Solidarity spoke to BMA activists about the junior doctors dispute.
Emma Runswick is a medical student at Manchester University. She is running in the elections for the BMA’s Council (national executive).
I think the dispute is going well. The mood among junior doctors is getting angrier. We are angry about the imposition of the contract, and about the government saying it finds the Equality Impact Assessment’s conclusions about the negative impact on women acceptable.
When you interviewed me in February, if you’d asked if there was support for “all out” action, with no junior doctors on emergency cover, I’d have said no. Now we’re about to do that for the first time and there is the support. There is wide discussion about how to escalate further. People’s ideas are still radicalising. It’s interesting seeing more people start to clock that the law doesn’t exist primarily to serve even people like doctors, it exists to serve the ruling class.
The BMA is also changing. Soon we’ll find out who’s been elected to BMA council; my guess is you’ll see a very distinct shift to the left. Moves to create a left network in the BMA are progressing. The BMA is holding a “Crisis in the NHS” event on 3 May, and we’ll be holding a fringe meeting there for the network. There is also more discussion about drawing the wider labour movement into supporting us, particularly through the BMA pushing for the TUC to organise a national demo, as Momentum NHS has called for Labour to do.
In Manchester we had a good march on the first day of the last round of strikes (6-7 April), and we’re also seeing more community action and events. A good example is “Little Lifesavers”, where mainly women doctors with children contact nurseries, parent and toddler groups and so on to hold teach-ins on basic life support whilst also talking about why we’re striking. The next strike (26-28 April), our first where emergency cover is entirely in the hands of consultants, will be harder and there’ll be more pressure for people not to strike. Public support is going to be more important than ever. People should do everything they can to support us, including letting us know when they’re next in hospital or at the GP. Above all we need people on picket lines, on both days of the strike.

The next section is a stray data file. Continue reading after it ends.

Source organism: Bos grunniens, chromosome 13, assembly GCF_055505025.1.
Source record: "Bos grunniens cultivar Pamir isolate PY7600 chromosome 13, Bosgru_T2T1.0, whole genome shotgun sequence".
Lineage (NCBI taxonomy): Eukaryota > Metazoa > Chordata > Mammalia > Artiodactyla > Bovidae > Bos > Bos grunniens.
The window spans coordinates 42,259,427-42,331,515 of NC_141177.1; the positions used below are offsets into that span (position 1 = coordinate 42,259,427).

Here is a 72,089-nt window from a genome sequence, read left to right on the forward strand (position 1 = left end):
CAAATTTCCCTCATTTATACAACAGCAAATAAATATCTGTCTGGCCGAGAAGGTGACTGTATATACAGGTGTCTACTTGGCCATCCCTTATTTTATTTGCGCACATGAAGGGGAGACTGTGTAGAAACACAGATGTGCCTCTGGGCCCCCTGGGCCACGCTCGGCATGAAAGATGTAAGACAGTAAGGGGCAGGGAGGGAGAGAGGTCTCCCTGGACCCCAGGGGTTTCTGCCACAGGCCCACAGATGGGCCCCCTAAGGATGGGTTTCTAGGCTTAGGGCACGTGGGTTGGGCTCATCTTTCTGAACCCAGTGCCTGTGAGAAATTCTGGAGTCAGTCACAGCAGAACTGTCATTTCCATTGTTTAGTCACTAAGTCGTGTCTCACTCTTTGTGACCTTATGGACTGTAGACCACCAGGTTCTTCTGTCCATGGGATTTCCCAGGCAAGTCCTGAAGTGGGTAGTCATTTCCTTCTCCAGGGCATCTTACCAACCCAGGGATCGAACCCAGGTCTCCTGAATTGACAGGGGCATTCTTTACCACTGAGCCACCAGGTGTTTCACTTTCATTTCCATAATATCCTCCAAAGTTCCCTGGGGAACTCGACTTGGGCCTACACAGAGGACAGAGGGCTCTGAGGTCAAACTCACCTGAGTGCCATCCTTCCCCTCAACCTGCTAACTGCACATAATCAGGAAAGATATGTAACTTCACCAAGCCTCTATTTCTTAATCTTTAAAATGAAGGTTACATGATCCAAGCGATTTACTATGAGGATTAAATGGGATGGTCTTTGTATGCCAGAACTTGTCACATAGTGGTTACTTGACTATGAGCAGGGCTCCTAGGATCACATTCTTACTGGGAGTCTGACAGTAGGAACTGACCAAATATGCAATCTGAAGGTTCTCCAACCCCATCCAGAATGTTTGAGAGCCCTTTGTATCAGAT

Ruhe Chowdhury is a junior doctor in London.
The dispute is going well, but at the same time it’s disappointing to be where we are. We didn’t think we’d have to withdraw all junior doctor activity in hospitals. The government says we can stop this at any time, but it’s the other way round; they can stop this by withdrawing a contract which everyone except them thinks is terrible. We have very widespread support, from a growing number of professional and medical bodies, as well as the general public.
I think the government calculates that if they manage to impose the contract, the NHS will decline slowly over a number of years, and that junior doctors will knuckle under to help them manage the decline. But the timescale is much shorter. Many junior doctors will leave and the system will go into dramatic crisis, in months not years. Things are already very bad, but they will get much worse fast.
But, from a grassroots point of view, the action is going well. When we began our strikes we were told our public support would collapse. It didn’t. Then we were told that it would collapse if we took all out action. Our support has gone down but is still strong. This is a learning experience —people need to see what it’s like to have a big strike in the NHS, which they haven’t for a very long time.
It’s hard to tell what’s happening in the government. However, Jeremy Hunt’s statements have become much more aggressive; he is saying there can be no more negotiations, and he’s also started cancelling all kinds of engagements. That suggests his back is against the wall. The 26-28 April strike will hopefully show that junior doctors are still united and increase the pressure further.
After the BMA will be meeting to decide the way forward. We want members of the public to write to the chief executive of their local hospital, and urge them not to impose the contract — particularly because foundation trusts will have some leeway for this. We want people to write to their MPs. We want people to join our picket lines, wear badges, put up posters, attend community events. This is not just about our contract. It’s also about nursing bursaries and the wider fight to save the NHS. We’re doing this because we know the NHS is being dismantled, and we want to fight to stop that.